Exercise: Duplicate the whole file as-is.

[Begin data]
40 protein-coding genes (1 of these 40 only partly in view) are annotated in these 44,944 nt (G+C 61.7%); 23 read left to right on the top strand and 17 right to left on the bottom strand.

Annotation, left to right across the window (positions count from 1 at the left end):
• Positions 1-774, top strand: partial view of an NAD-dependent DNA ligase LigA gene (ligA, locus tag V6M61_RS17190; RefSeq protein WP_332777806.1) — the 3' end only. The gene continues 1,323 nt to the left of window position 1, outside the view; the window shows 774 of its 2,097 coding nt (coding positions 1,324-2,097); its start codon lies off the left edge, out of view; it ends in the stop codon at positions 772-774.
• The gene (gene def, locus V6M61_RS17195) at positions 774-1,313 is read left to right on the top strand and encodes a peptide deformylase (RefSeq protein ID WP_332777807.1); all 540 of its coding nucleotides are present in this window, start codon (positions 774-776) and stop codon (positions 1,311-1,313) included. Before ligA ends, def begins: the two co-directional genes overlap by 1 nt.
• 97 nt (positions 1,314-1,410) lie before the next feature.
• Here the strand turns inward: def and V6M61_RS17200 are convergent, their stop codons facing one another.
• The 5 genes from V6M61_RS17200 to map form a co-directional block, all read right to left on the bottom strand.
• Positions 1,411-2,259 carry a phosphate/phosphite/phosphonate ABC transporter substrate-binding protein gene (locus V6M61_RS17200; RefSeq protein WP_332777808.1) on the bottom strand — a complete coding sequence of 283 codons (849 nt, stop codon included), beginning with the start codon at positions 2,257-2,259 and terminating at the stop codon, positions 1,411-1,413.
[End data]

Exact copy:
40 protein-coding genes (1 of these 40 only partly in view) are annotated in these 44,944 nt (G+C 61.7%); 23 read left to right on the top strand and 17 right to left on the bottom strand.

Annotation, left to right across the window (positions count from 1 at the left end):
• Positions 1-774, top strand: partial view of an NAD-dependent DNA ligase LigA gene (ligA, locus tag V6M61_RS17190; RefSeq protein WP_332777806.1) — the 3' end only. The gene continues 1,323 nt to the left of window position 1, outside the view; the window shows 774 of its 2,097 coding nt (coding positions 1,324-2,097); its start codon lies off the left edge, out of view; it ends in the stop codon at positions 772-774.
• The gene (gene def, locus V6M61_RS17195) at positions 774-1,313 is read left to right on the top strand and encodes a peptide deformylase (RefSeq protein ID WP_332777807.1); all 540 of its coding nucleotides are present in this window, start codon (positions 774-776) and stop codon (positions 1,311-1,313) included. Before ligA ends, def begins: the two co-directional genes overlap by 1 nt.
• 97 nt (positions 1,314-1,410) lie before the next feature.
• Here the strand turns inward: def and V6M61_RS17200 are convergent, their stop codons facing one another.
• The 5 genes from V6M61_RS17200 to map form a co-directional block, all read right to left on the bottom strand.
• Positions 1,411-2,259 carry a phosphate/phosphite/phosphonate ABC transporter substrate-binding protein gene (locus V6M61_RS17200; RefSeq protein WP_332777808.1) on the bottom strand — a complete coding sequence of 283 codons (849 nt, stop codon included), beginning with the start codon at positions 2,257-2,259 and terminating at the stop codon, positions 1,411-1,413.